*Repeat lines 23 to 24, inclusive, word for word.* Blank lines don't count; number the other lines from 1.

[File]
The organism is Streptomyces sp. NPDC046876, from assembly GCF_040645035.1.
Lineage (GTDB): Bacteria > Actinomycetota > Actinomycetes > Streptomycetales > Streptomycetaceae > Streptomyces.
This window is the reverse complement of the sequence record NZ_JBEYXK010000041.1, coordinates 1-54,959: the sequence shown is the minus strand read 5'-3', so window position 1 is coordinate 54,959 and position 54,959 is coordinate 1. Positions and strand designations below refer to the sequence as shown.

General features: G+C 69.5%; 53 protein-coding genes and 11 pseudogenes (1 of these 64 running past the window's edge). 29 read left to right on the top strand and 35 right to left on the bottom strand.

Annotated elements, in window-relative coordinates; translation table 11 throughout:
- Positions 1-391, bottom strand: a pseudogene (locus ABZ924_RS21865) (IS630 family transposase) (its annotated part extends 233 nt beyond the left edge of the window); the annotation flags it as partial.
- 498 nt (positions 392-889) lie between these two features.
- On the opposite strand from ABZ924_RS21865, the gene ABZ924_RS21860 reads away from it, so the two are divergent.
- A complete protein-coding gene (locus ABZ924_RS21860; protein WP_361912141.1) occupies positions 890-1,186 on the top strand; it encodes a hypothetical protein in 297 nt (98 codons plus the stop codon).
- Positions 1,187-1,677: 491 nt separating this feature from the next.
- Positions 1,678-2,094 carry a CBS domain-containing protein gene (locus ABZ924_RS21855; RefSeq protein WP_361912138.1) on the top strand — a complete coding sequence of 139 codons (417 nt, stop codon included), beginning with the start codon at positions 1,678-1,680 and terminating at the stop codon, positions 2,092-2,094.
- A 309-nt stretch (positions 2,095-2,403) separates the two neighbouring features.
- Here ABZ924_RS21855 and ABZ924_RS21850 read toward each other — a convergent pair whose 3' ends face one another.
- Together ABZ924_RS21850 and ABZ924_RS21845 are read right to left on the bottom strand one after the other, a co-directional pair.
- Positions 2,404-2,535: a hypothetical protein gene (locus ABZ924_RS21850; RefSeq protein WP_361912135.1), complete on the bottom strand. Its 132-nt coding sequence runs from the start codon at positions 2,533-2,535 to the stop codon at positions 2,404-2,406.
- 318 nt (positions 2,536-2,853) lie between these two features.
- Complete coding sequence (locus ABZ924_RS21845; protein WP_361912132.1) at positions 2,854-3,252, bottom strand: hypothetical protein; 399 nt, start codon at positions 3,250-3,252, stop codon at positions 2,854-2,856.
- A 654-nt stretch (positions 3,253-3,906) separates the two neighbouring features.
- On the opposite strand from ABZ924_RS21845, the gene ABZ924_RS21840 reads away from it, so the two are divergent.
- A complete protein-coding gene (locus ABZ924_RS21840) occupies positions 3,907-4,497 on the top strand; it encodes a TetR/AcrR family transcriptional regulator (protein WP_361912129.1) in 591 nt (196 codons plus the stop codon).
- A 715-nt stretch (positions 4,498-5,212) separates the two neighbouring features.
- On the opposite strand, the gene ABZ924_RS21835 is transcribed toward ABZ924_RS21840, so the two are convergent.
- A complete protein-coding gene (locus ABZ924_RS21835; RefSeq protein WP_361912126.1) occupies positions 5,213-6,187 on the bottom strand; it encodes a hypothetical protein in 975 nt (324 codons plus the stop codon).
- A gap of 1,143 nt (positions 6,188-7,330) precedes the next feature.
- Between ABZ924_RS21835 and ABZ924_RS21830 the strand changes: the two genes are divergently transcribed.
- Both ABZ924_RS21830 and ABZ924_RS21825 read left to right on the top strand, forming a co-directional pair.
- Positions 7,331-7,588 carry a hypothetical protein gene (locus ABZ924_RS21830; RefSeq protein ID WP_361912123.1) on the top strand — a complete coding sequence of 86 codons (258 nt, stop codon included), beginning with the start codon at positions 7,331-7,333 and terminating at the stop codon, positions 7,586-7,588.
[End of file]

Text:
- A complete protein-coding gene (locus ABZ924_RS21835; RefSeq protein WP_361912126.1) occupies positions 5,213-6,187 on the bottom strand; it encodes a hypothetical protein in 975 nt (324 codons plus the stop codon).
- A gap of 1,143 nt (positions 6,188-7,330) precedes the next feature.